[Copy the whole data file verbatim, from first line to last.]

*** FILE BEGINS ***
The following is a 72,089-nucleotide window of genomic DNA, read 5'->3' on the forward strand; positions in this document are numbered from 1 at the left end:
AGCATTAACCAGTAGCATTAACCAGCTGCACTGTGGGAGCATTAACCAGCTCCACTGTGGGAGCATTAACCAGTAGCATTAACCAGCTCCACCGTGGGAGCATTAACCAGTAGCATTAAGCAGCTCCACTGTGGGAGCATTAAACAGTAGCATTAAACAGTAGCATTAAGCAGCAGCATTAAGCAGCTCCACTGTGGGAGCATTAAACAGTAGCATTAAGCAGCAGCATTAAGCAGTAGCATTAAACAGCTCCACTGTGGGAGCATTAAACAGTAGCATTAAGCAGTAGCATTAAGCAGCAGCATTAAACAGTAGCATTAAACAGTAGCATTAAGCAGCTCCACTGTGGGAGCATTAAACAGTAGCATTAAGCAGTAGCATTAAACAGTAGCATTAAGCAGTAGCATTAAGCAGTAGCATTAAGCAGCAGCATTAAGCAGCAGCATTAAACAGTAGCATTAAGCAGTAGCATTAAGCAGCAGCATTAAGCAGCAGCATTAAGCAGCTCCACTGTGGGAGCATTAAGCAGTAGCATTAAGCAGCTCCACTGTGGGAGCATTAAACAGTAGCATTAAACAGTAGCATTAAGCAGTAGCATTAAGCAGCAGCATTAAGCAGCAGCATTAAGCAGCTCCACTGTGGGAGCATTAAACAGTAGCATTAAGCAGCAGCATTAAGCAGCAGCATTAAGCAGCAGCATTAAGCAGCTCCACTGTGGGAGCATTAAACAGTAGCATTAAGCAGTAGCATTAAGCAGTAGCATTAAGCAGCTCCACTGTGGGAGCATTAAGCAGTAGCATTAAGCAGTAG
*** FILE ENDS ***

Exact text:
The following is a 72,089-nucleotide window of genomic DNA, read 5'->3' on the forward strand; positions in this document are numbered from 1 at the left end:
AGCATTAACCAGTAGCATTAACCAGCTGCACTGTGGGAGCATTAACCAGCTCCACTGTGGGAGCATTAACCAGTAGCATTAACCAGCTCCACCGTGGGAGCATTAACCAGTAGCATTAAGCAGCTCCACTGTGGGAGCATTAAACAGTAGCATTAAACAGTAGCATTAAGCAGCAGCATTAAGCAGCTCCACTGTGGGAGCATTAAACAGTAGCATTAAGCAGCAGCATTAAGCAGTAGCATTAAACAGCTCCACTGTGGGAGCATTAAACAGTAGCATTAAGCAGTAGCATTAAGCAGCAGCATTAAACAGTAGCATTAAACAGTAGCATTAAGCAGCTCCACTGTGGGAGCATTAAACAGTAGCATTAAGCAGTAGCATTAAACAGTAGCATTAAGCAGTAGCATTAAGCAGTAGCATTAAGCAGCAGCATTAAGCAGCAGCATTAAACAGTAGCATTAAGCAGTAGCATTAAGCAGCAGCATTAAGCAGCAGCATTAAGCAGCTCCACTGTGGGAGCATTAAGCAGTAGCATTAAGCAGCTCCACTGTGGGAGCATTAAACAGTAGCATTAAACAGTAGCATTAAGCAGTAGCATTAAGCAGCAGCATTAAGCAGCAGCATTAAGCAGCTCCACTGTGGGAGCATTAAACAGTAGCATTAAGCAGCAGCATTAAGCAGCAGCATTAAGCAGCAGCATTAAGCAGCTCCACTGTGGGAGCATTAAACAGTAGCATTAAGCAGTAGCATTAAGCAGTAGCATTAAGCAGCTCCACTGTGGGAGCATTAAGCAGTAGCATTAAGCAGTAG